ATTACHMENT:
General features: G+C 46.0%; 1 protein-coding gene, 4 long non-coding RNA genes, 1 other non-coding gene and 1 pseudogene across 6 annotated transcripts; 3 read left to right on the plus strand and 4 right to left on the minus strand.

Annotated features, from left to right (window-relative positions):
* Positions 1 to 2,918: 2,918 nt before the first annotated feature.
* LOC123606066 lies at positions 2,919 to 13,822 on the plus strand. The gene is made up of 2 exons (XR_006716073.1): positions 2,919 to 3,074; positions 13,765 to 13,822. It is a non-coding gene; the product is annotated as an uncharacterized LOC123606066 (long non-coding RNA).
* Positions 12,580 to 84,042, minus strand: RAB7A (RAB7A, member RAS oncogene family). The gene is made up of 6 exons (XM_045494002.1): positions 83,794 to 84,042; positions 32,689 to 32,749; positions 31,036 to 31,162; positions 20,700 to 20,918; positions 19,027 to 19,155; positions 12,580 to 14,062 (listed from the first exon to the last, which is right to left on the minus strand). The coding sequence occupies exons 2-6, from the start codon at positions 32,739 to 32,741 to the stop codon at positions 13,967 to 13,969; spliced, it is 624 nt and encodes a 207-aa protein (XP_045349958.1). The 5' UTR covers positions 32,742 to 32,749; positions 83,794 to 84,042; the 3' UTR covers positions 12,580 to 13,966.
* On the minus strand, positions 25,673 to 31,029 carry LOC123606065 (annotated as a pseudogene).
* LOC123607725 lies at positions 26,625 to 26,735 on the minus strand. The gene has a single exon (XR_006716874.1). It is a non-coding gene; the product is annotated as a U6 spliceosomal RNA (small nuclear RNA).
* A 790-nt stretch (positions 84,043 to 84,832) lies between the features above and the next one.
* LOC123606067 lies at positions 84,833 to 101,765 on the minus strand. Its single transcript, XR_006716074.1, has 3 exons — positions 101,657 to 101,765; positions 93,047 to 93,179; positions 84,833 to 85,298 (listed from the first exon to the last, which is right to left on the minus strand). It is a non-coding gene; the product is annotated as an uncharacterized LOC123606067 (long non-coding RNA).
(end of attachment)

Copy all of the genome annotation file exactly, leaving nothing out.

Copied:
General features: G+C 46.0%; 1 protein-coding gene, 4 long non-coding RNA genes, 1 other non-coding gene and 1 pseudogene across 6 annotated transcripts; 3 read left to right on the plus strand and 4 right to left on the minus strand.

Annotated features, from left to right (window-relative positions):
* Positions 1 to 2,918: 2,918 nt before the first annotated feature.
* LOC123606066 lies at positions 2,919 to 13,822 on the plus strand. The gene is made up of 2 exons (XR_006716073.1): positions 2,919 to 3,074; positions 13,765 to 13,822. It is a non-coding gene; the product is annotated as an uncharacterized LOC123606066 (long non-coding RNA).
* Positions 12,580 to 84,042, minus strand: RAB7A (RAB7A, member RAS oncogene family). The gene is made up of 6 exons (XM_045494002.1): positions 83,794 to 84,042; positions 32,689 to 32,749; positions 31,036 to 31,162; positions 20,700 to 20,918; positions 19,027 to 19,155; positions 12,580 to 14,062 (listed from the first exon to the last, which is right to left on the minus strand). The coding sequence occupies exons 2-6, from the start codon at positions 32,739 to 32,741 to the stop codon at positions 13,967 to 13,969; spliced, it is 624 nt and encodes a 207-aa protein (XP_045349958.1). The 5' UTR covers positions 32,742 to 32,749; positions 83,794 to 84,042; the 3' UTR covers positions 12,580 to 13,966.
* On the minus strand, positions 25,673 to 31,029 carry LOC123606065 (annotated as a pseudogene).
* LOC123607725 lies at positions 26,625 to 26,735 on the minus strand. The gene has a single exon (XR_006716874.1). It is a non-coding gene; the product is annotated as a U6 spliceosomal RNA (small nuclear RNA).
* A 790-nt stretch (positions 84,043 to 84,832) lies between the features above and the next one.
* LOC123606067 lies at positions 84,833 to 101,765 on the minus strand. Its single transcript, XR_006716074.1, has 3 exons — positions 101,657 to 101,765; positions 93,047 to 93,179; positions 84,833 to 85,298 (listed from the first exon to the last, which is right to left on the minus strand). It is a non-coding gene; the product is annotated as an uncharacterized LOC123606067 (long non-coding RNA).